Follow the Leader: DC’s Health Reform Sets An Example
Yesterday turned out to be quite a day, and we’re not even referring to the federal government shutdown. According to officials with DC Health Link, the District’s new online marketplace for health insurance, more than 3,300 DC residents started accounts for coverage made possible by the Affordable Care Act, a.k.a. Obamacare. Other things might be stalled right now in the nation’s capital, but the District of Columbia is off and running toward providing affordable health coverage to all of its residents.
DC Health Link debuted with relative ease when compared with other state exchanges. DC residents and small businesses were able to start their online profiles, apply for subsidies that make coverage more affordable, and start shopping for health plans. While the District’s Dime is excited about a successful opening, Health Link’s debut is just one indicator of the District’s leadership in national health reform efforts.
Here are a few more:
All District health plans for individuals and small businesses will have the transparency and consumer protections intended by the Affordable Care Act. All health plans will be sold through DC Health Link, meaning all plans are subject to national and District-specific consumer protections. DC residents can now shop for plans in a transparent and competitive online marketplace. Only one other state – Vermont — is providing this level of transparency in their marketplace.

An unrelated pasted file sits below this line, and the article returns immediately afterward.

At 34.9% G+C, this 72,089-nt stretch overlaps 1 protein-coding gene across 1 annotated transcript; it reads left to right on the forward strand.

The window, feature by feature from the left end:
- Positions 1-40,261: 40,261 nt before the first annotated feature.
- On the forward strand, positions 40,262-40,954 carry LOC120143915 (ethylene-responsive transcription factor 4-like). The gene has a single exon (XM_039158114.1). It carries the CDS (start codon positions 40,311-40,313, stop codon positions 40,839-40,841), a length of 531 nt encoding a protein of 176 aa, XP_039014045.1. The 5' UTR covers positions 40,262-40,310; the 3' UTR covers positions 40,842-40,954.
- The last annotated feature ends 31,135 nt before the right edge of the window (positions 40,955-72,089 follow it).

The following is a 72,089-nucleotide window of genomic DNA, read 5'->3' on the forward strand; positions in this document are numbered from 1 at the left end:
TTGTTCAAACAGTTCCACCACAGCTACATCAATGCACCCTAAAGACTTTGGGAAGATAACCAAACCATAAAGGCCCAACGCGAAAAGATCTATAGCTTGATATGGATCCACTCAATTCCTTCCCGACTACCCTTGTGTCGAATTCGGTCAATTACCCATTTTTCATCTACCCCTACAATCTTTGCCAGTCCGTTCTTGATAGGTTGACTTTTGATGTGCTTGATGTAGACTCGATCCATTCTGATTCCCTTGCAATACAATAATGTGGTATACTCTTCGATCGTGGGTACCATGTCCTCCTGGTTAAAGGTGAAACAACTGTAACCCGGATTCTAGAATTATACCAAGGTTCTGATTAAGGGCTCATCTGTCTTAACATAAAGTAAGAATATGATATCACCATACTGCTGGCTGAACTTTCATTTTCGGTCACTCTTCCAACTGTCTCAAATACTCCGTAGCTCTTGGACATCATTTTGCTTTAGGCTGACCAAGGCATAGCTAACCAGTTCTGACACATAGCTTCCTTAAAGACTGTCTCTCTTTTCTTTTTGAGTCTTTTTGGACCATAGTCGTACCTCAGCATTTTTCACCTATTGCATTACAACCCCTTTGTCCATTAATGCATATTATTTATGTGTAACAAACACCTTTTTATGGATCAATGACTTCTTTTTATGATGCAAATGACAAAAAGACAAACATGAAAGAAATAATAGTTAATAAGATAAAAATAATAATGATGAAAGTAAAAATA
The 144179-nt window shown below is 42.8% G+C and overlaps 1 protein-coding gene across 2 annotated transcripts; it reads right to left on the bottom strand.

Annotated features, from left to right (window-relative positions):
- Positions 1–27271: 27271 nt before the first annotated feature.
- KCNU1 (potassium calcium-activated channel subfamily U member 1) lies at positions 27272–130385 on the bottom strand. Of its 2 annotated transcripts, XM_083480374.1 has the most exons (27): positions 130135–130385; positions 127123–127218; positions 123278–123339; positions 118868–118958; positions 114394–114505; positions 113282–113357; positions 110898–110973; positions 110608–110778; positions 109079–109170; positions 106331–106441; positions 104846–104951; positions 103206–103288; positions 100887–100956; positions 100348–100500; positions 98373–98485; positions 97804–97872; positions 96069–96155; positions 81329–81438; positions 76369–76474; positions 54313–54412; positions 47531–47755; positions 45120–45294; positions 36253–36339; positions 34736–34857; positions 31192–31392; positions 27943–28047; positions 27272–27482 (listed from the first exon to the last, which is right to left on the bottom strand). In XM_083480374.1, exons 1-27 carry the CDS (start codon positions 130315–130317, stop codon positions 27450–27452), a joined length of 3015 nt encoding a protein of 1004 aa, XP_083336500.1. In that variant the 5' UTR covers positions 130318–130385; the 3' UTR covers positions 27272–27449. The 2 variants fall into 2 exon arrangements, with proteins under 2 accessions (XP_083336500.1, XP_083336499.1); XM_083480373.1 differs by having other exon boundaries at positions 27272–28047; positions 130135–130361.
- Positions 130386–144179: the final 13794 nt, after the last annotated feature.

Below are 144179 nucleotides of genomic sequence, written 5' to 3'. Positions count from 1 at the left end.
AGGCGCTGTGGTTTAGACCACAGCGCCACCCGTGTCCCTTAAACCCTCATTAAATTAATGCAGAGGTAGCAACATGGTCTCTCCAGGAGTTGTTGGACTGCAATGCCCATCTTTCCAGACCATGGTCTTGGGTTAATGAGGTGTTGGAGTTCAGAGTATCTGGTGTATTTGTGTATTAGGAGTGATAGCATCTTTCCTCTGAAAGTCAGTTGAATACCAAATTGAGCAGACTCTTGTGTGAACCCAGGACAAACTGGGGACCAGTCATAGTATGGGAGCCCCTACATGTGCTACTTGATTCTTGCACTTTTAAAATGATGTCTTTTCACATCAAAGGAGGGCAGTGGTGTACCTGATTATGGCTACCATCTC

The District’s small businesses could purchase health insurance on Day 1 of DC Health Link. DC is committed to maintaining high rates of employer-sponsored insurance, and exchange officials have worked with brokers and small businesses for the last several months to ensure that small business owners have a seamless experience with the new exchange. Small businesses can enroll into a plan on DC Health Link today, a feature not yet available on the federal health exchange.
DC continues to make coverage to low-income residents a priority. In 2010, DC was one of the first states to expand Medicaid under the Affordable Care Act, and DC now covers all residents with incomes below 200 percent of the poverty line and children and pregnant mothers up to 300 percent of poverty. The DC Healthcare Alliance covers low-income individuals who are not eligible for Medicaid — a population that goes uninsured in most other states. As a result of robust coverage of low-income families, only 6 percent of the District’s residents lack health insurance–the second lowest uninsured rate of any state.
We often focus on where the District can improve, but it’s great to write about where the District has been a model. The District leads the way in helping connect its residents to health insurance, and District officials should be praised for their commitment to improved health access.
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